Global-Local Metamodel Assisted Two-Stage Optimization via Simulation

10/13/2019 ∙ by Wei Xie, et al. ∙ Northeastern University 0

To integrate strategic, tactical and operational decisions, the two-stage optimization has been widely used to guide dynamic decision making. In this paper, we study the two-stage stochastic programming for complex systems with unknown response estimated by simulation. We introduce the global-local metamodel assisted two-stage optimization via simulation that can efficiently employ the simulation resource to iteratively solve for the optimal first- and second-stage decisions. Specifically, at each visited first-stage decision, we develop a local metamodel to simultaneously solve a set of scenario-based second-stage optimization problems, which also allows us to estimate the optimality gap. Then, we construct a global metamodel accounting for the errors induced by: (1) using a finite number of scenarios to approximate the expected future cost occurring in the planning horizon, (2) second-stage optimality gap, and (3) finite visited first-stage decisions. Assisted by the global-local metamodel, we propose a new simulation optimization approach that can efficiently and iteratively search for the optimal first- and second-stage decisions. Our framework can guarantee the convergence of optimal solution for the discrete two-stage optimization with unknown objective, and the empirical study indicates that it achieves substantial efficiency and accuracy.

READ FULL TEXT VIEW PDF
POST COMMENT

Comments

There are no comments yet.

Authors

page 14

This week in AI

Get the week's most popular data science and artificial intelligence research sent straight to your inbox every Saturday.

1 Introduction

In many applications, such as high-tech manufacturing, bio-pharmaceutical supply chains, and smart power grids with renewable energy, we often need to integrate the strategic, tactical and operational decisions. For example, in the semiconductor manufacturing, the managers need to consider the facility planning and the ensuing production scheduling. The planning decision is made “here and now", and the production scheduling is a “wait and see" decision, which depends on the investment decision and also the realization of demand. To guide the dynamic decisions making, in this paper, we consider the two-stage stochastic programming,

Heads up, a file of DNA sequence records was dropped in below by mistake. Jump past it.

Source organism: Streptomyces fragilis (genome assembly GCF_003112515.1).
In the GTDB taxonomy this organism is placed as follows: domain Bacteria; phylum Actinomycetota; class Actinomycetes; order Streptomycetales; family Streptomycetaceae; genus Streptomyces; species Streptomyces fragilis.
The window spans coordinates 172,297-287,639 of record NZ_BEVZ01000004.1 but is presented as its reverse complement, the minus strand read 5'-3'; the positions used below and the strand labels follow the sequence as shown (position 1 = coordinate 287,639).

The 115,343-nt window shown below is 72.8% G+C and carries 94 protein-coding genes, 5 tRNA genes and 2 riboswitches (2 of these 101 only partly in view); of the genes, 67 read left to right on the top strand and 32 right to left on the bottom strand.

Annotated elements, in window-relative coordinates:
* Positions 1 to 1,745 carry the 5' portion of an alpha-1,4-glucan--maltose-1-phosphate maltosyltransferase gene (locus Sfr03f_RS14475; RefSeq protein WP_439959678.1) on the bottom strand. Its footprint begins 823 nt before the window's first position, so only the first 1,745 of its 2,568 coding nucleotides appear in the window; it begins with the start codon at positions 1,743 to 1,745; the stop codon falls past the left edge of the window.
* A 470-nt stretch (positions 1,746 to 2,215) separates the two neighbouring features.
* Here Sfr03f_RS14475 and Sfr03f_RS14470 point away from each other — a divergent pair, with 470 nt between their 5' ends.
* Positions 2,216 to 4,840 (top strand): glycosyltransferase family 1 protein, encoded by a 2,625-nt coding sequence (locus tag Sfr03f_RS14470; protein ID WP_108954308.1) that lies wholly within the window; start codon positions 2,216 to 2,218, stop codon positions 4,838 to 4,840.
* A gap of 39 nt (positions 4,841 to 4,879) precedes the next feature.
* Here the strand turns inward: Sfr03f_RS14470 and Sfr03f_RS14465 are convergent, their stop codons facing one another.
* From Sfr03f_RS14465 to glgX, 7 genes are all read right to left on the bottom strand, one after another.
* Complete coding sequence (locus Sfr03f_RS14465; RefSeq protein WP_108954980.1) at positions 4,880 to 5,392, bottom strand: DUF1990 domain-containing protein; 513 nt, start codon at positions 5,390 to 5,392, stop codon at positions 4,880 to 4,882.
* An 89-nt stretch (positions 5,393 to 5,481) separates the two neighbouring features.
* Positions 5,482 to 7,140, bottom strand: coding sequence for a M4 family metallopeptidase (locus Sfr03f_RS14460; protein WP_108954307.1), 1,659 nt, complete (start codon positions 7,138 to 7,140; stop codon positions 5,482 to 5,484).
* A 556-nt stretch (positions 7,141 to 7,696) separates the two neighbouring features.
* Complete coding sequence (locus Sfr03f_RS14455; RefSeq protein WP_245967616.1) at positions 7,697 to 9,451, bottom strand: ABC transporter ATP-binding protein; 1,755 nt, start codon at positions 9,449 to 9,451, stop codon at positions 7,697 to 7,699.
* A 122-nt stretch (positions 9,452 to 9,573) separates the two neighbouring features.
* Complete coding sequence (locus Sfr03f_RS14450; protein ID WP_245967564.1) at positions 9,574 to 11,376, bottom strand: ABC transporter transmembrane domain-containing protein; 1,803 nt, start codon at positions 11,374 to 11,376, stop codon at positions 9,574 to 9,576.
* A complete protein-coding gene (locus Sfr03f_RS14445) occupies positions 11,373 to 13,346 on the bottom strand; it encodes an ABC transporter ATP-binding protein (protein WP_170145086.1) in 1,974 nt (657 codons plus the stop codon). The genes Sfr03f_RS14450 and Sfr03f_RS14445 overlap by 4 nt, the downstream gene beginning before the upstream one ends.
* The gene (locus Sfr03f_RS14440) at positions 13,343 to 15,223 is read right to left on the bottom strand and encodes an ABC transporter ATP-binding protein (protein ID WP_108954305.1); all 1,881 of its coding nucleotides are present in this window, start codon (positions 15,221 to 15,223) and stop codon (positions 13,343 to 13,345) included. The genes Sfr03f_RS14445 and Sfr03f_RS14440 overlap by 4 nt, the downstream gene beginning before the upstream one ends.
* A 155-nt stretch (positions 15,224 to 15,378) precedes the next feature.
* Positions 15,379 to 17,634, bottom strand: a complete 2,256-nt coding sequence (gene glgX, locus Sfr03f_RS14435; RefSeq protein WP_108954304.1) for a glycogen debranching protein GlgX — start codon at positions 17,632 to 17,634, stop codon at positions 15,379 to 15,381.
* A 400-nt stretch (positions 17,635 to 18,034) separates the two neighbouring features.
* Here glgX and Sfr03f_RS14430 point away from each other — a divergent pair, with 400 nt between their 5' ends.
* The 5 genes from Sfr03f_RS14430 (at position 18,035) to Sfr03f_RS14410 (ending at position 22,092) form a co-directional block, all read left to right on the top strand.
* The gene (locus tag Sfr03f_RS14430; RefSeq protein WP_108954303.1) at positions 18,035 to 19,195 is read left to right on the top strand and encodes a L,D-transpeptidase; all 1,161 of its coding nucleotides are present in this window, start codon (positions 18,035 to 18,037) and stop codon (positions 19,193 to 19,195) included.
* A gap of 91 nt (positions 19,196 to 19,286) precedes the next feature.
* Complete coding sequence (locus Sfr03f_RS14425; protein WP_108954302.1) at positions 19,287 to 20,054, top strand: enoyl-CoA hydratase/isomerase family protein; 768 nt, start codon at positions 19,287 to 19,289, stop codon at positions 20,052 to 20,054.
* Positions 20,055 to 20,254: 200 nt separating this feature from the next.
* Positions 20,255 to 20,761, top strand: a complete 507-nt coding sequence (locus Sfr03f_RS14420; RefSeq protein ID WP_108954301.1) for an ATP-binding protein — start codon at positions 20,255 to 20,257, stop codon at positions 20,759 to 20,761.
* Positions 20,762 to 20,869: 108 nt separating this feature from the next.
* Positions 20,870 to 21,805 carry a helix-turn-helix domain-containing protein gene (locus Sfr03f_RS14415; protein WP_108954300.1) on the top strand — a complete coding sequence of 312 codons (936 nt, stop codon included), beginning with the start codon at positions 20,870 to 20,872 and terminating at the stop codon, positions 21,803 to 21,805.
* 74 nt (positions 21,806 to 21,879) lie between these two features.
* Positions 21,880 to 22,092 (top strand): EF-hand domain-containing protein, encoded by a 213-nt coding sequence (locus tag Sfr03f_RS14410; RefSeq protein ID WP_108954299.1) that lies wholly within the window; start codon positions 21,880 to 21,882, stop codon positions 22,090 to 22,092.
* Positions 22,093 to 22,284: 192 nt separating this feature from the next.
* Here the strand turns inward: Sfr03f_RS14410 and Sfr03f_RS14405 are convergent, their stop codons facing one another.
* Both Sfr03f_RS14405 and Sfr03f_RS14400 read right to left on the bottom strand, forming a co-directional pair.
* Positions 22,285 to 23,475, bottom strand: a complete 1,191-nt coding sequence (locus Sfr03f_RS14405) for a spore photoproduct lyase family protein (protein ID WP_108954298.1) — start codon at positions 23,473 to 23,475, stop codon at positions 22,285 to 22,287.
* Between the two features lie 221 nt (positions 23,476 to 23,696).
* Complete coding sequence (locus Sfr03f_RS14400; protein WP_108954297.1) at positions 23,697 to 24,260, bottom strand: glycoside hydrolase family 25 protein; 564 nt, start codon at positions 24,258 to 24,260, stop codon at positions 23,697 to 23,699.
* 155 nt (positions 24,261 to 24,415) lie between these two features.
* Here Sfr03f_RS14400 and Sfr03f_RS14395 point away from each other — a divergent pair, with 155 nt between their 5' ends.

(1)

where denotes the first-stage action, e.g., the investment decision, denotes the second-stage decision, e.g., production scheduling, denotes the random inputs, e.g., demands, and represent the feasible decision sets. The overall cost includes the investment cost and the expected production cost occurring in the planning horizon.

The existing two-stage optimization approaches often assume that the response function is known [Beale_1955, Dantzig_1955, Shapiro_Philpott_2007, shapiro_2009]. For example, it can be a linear or mixed-integer function. However, for many complex real systems, the response function could be unknown. For example, in the semiconductor manufacturing, the production processes can involve thousands of steps and the production cost function is unknown [Liu_etal_2011]. We resort to simulation for the unknown response under different scenarios and decisions . Thus, in this paper, we consider the two-stage optimization via simulation (OvS).

Compared to the classical two-stage optimization with the known response function, such as two-stage stochastic linear programming problems, there exist additional challenges to solve the two-stage OvS listed as follows.

  1. When the response function is known, various algorithms exploiting the structural information haven been developed in the optimization community to search for the optimal solution, including Benders decomposition algorithm and stochastic decomposition [Ekin_Polson_Soyer_2014, Frauendorfer_1988, Sen_Higle_1991, Higle_Sen_1994]. However, they cannot be employed and extended to the two-stage OvS of interest.